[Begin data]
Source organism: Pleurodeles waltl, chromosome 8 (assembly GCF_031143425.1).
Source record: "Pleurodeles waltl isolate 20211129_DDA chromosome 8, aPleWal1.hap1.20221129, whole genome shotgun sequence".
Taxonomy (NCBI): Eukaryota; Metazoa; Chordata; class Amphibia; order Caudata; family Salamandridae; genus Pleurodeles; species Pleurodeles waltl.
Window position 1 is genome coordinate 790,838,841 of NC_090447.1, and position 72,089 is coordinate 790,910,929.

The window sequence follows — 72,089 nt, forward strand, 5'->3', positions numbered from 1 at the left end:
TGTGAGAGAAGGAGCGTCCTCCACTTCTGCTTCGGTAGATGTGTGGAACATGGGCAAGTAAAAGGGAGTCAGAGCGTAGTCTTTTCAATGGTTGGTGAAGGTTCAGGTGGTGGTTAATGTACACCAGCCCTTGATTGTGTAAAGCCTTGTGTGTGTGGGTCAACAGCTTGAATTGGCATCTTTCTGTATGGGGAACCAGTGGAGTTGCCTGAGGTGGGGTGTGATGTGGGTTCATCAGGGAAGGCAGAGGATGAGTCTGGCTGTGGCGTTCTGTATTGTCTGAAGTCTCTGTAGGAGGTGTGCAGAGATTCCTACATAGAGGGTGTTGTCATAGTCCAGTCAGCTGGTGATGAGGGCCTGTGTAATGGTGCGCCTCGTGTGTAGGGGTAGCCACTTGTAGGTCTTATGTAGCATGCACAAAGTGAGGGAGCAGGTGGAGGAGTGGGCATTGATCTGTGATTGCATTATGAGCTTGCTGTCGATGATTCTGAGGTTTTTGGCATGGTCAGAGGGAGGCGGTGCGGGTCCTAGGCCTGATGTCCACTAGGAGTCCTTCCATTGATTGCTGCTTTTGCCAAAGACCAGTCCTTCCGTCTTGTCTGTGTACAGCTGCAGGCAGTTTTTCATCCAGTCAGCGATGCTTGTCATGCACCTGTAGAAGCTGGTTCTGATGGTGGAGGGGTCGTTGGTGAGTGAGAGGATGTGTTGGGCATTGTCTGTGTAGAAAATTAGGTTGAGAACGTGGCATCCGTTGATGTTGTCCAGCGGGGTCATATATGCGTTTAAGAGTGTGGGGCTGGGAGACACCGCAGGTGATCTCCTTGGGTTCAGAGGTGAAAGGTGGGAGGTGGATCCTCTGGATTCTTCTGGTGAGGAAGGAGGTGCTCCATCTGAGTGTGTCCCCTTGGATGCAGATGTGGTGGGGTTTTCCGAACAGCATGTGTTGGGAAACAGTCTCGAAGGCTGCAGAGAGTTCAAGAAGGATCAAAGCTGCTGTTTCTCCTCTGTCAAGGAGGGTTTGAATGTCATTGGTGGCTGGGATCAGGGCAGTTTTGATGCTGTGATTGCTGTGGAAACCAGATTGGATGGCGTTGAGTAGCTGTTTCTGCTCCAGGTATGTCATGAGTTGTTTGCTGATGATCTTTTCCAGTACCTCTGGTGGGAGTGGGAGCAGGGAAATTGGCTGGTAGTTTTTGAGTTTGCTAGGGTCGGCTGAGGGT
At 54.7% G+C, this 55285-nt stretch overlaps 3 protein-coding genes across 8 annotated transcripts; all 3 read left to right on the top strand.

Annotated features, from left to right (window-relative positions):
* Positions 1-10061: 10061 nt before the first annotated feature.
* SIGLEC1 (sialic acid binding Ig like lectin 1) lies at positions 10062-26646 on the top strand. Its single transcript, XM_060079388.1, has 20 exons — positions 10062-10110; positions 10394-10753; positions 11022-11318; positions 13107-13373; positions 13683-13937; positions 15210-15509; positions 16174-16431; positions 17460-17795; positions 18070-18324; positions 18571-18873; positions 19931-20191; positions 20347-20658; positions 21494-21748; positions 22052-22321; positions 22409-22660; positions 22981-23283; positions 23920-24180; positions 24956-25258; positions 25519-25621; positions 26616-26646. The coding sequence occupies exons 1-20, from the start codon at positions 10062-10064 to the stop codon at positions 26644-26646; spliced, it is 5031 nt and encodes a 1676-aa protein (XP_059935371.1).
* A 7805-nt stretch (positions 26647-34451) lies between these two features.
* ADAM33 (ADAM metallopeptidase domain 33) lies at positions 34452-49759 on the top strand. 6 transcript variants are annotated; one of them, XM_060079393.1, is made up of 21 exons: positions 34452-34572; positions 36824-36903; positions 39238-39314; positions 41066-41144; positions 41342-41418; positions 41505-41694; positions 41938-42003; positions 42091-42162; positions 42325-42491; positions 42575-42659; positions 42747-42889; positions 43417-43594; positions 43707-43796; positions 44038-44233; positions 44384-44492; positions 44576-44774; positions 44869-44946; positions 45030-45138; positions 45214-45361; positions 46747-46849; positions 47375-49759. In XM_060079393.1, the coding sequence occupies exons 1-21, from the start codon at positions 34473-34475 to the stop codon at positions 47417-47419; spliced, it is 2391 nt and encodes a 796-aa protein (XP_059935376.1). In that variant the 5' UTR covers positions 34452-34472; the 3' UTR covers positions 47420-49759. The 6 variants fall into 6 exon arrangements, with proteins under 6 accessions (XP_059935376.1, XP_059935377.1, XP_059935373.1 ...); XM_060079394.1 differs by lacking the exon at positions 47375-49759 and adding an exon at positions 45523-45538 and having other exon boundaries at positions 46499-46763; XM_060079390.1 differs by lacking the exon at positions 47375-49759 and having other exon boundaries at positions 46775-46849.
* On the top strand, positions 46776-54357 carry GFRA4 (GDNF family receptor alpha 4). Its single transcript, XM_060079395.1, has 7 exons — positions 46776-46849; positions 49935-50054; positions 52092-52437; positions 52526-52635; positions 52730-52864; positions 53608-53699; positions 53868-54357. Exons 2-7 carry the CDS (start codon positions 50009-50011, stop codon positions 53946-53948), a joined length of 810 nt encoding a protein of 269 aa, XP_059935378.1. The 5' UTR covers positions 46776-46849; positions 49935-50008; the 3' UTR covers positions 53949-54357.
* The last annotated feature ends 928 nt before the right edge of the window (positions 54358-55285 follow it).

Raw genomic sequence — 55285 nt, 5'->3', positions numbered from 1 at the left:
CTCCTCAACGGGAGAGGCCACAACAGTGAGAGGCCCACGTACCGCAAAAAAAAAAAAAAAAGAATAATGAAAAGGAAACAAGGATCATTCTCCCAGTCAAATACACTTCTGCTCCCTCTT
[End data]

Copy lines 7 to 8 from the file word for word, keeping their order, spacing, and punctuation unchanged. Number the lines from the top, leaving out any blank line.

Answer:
At 54.7% G+C, this 55285-nt stretch overlaps 3 protein-coding genes across 8 annotated transcripts; all 3 read left to right on the top strand.

Annotated features, from left to right (window-relative positions):